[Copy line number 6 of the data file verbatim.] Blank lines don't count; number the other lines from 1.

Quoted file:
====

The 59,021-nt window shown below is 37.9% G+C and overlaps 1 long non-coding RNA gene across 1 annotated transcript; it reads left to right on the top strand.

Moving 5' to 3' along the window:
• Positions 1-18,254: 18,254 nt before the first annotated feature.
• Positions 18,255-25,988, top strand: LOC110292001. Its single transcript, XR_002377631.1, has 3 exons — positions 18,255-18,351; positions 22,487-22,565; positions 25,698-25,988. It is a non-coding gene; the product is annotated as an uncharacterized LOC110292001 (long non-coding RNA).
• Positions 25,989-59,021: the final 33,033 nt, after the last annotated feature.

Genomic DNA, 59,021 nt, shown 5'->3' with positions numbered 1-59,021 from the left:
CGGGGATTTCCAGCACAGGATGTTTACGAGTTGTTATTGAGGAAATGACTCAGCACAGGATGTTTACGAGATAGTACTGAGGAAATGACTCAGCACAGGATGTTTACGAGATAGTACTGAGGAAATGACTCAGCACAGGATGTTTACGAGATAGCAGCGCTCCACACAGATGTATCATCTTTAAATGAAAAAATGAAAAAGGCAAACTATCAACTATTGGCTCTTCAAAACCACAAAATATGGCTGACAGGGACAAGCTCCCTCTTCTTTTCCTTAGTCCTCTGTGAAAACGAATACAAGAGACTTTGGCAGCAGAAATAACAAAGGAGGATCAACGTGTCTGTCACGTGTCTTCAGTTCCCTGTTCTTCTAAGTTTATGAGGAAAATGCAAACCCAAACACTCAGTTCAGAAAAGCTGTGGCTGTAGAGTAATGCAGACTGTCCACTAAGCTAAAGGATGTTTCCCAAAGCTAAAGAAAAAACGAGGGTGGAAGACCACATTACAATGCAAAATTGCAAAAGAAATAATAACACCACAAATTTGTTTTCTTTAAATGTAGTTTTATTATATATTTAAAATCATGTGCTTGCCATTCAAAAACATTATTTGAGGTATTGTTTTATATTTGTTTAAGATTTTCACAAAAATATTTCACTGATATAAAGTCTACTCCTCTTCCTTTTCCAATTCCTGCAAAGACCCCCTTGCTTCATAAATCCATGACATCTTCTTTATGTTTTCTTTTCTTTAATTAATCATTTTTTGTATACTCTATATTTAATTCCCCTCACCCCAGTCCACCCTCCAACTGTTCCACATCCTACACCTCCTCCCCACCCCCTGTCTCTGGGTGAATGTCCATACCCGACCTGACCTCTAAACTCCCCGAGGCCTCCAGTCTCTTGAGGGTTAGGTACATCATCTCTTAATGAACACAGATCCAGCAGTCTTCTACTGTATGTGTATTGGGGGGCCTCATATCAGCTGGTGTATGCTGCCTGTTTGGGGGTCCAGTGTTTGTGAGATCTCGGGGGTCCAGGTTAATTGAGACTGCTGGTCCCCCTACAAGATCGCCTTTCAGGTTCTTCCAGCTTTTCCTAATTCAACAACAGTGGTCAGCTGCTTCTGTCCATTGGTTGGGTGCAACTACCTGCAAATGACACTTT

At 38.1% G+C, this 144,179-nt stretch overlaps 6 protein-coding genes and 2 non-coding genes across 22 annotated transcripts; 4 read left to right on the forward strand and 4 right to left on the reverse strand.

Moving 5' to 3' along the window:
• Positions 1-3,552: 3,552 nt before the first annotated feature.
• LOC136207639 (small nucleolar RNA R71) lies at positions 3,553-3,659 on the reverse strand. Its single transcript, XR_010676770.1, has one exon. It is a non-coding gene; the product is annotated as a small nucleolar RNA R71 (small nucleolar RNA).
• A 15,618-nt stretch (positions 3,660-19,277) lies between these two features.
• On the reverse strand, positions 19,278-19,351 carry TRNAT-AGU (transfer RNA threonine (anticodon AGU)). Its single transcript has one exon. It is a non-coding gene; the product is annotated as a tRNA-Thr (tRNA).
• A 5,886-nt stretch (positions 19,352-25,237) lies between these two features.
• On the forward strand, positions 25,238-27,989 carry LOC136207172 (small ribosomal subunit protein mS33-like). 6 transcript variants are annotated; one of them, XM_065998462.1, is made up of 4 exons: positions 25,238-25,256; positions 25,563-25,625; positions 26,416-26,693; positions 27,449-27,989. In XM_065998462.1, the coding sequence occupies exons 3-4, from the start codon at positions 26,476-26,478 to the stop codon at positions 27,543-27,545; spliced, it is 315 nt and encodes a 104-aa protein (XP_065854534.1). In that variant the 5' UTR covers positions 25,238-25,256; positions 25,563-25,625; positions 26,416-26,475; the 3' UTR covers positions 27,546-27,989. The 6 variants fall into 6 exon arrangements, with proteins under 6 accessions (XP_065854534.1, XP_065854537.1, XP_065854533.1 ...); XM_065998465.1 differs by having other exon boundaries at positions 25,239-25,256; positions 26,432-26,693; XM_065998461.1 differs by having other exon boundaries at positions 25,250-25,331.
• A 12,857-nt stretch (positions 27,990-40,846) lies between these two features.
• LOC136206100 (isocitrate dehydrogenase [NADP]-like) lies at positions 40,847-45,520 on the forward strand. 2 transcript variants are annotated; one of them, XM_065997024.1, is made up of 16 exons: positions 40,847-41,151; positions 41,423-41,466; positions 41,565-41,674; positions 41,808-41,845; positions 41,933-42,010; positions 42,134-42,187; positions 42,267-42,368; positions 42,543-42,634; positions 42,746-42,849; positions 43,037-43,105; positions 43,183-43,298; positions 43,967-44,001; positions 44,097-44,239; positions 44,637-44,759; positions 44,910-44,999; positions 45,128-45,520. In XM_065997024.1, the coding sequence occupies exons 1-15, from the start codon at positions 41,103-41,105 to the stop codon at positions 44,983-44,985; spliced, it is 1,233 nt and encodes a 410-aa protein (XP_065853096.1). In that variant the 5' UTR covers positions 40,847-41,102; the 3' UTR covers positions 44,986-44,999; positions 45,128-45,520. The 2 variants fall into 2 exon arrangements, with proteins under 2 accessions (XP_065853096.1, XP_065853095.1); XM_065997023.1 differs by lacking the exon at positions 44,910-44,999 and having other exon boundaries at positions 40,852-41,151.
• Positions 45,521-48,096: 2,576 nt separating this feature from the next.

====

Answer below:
Genomic DNA, 59,021 nt, shown 5'->3' with positions numbered 1-59,021 from the left: